Perhaps the idea of small learning groups in band, orchestra and choir are a cognitive dissonance for you (as they used to be for me). Early in my career, teaching band in the Chicago Public Schools, I dismissed cooperative learning as obviously not being applicable to my classroom. As with many of my youthful assumptions, I was wrong.
As my eighth-year mark approached cooperative learning had found its way into my classroom, improving my student’s musicianship and forging a stronger sense of community.
Nevertheless, given the typically large size, performance orientation and limited class time in most secondary music programs, the centrality of small groups to cooperative learning raises valid questions on feasibility and implementation. How might ensemble teachers effectively incorporate the small-group cooperative learning dynamic in their existing class structures? Here are some avenues:
– Chamber Ensembles
While large ensembles might dominate the landscape of secondary music education in the United States, the classical tradition from which they stem also has a rich tradition of smaller performance groups such as string quartets, brass quintets, and a multitude of chamber choral groups. Additionally, the availability of ‘solo and ensemble’ festivals and chamber music competitions provide ‘ready-made’ performance venues.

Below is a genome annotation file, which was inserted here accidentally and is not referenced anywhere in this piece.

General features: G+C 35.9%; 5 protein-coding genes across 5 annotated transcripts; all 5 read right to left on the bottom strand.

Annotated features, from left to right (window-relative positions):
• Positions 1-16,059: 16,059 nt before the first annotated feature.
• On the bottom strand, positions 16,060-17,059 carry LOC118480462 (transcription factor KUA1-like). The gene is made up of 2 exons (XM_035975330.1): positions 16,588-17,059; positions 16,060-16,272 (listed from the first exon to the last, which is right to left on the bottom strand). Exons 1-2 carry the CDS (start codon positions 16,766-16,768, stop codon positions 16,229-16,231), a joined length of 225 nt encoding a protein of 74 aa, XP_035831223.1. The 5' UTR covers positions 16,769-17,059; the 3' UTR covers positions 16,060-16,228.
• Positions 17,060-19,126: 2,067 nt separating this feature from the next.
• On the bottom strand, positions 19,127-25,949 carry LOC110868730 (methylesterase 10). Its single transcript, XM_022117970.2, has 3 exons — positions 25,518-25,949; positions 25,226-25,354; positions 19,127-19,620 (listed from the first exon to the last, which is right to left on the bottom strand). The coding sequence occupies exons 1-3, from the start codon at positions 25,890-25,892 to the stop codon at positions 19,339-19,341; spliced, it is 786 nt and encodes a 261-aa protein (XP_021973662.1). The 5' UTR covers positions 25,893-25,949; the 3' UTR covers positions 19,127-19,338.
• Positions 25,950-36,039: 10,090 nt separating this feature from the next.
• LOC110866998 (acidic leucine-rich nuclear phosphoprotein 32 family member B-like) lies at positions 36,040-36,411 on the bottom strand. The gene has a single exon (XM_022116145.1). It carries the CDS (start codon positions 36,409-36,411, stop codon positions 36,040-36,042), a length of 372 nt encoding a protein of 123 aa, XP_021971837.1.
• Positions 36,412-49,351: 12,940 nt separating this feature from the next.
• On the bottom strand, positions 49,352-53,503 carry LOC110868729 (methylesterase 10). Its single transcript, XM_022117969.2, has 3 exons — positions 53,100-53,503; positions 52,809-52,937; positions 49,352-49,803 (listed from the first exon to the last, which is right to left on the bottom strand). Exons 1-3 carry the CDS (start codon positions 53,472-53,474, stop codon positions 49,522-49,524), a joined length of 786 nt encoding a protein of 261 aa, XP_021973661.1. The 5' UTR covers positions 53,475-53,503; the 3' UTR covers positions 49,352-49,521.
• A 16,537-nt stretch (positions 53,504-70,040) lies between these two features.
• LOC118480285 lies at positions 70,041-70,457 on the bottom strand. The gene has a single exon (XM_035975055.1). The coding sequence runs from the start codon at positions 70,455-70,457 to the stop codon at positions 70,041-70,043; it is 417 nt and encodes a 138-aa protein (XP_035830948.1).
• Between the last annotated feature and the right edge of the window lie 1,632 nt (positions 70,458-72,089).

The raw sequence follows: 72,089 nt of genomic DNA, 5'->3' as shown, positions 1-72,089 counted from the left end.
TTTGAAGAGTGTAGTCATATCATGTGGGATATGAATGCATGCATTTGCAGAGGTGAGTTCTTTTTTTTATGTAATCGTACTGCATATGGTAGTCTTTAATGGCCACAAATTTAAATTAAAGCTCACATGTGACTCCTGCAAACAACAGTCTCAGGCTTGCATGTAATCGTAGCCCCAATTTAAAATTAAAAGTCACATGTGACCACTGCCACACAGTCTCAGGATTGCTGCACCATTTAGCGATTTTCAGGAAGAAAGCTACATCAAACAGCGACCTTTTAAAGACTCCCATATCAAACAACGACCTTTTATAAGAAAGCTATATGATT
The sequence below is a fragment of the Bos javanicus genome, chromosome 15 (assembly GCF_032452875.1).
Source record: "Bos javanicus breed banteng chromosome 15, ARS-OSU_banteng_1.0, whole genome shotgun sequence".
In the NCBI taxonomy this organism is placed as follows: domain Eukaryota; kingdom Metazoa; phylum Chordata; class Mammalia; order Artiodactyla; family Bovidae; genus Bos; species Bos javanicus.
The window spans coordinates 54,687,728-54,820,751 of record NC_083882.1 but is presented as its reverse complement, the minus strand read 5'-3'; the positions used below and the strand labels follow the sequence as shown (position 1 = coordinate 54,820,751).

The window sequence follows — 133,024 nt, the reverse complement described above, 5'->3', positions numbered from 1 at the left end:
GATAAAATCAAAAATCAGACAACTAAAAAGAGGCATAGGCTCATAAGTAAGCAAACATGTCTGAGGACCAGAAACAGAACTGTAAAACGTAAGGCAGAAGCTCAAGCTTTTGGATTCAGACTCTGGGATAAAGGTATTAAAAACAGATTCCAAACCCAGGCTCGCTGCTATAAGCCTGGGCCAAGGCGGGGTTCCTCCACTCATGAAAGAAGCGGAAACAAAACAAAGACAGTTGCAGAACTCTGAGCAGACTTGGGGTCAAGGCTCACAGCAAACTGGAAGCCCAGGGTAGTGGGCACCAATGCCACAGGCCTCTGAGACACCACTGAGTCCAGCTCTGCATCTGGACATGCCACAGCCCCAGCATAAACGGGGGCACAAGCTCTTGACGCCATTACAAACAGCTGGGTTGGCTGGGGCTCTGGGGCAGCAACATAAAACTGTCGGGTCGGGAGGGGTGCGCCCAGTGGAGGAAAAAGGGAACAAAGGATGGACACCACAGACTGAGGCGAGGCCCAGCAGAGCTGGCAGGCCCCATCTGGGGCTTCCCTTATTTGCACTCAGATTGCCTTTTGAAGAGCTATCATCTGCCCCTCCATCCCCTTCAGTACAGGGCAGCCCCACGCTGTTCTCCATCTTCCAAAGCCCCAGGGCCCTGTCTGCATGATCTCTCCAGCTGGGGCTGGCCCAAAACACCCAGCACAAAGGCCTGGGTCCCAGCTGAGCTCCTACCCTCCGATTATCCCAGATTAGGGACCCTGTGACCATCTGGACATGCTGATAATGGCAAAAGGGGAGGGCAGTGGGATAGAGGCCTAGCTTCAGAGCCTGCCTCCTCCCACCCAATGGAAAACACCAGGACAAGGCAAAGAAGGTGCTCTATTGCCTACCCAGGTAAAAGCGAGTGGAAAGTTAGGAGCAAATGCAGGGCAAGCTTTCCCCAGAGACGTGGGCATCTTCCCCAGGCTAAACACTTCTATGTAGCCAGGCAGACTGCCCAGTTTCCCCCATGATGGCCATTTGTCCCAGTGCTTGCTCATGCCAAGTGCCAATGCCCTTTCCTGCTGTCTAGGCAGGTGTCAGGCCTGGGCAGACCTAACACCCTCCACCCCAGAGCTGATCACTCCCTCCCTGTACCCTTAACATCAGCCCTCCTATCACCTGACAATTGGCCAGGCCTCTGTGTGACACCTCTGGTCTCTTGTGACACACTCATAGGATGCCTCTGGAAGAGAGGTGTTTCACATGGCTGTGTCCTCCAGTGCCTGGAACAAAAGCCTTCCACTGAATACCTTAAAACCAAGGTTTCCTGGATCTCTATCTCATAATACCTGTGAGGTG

Music educators might find that the structure of chamber ensembles with its ethos of ‘one for all, all for one’ is the ideal setting to explore cooperative learning. Let us take a look at how the five elements of cooperative learning might be manifested and fostered in chamber music groups.
- Positive Interdependence: Within the ‘one on a part’ dynamic of a chamber group, the success of any one individual is predicated and inextricably linked to the success of his/her fellow musicians. Students should be guided to realize that while the group cannot succeed based on the prowess of one individual, it can indeed lose integrity when one student falls behind.Depending on the makeup of the group, there might be opportunities to shuffle the parts around, allowing each musician a chance to perform the melody, harmony, bass line, and rhythmic ostinatos. Redistributing parts creates a greater awareness of the components of music, an understanding of theoretical structures and an appreciation for the contribution of their peers. This deters a competitive mind set while spurring the growth of peer to peer coaching, mentoring and support.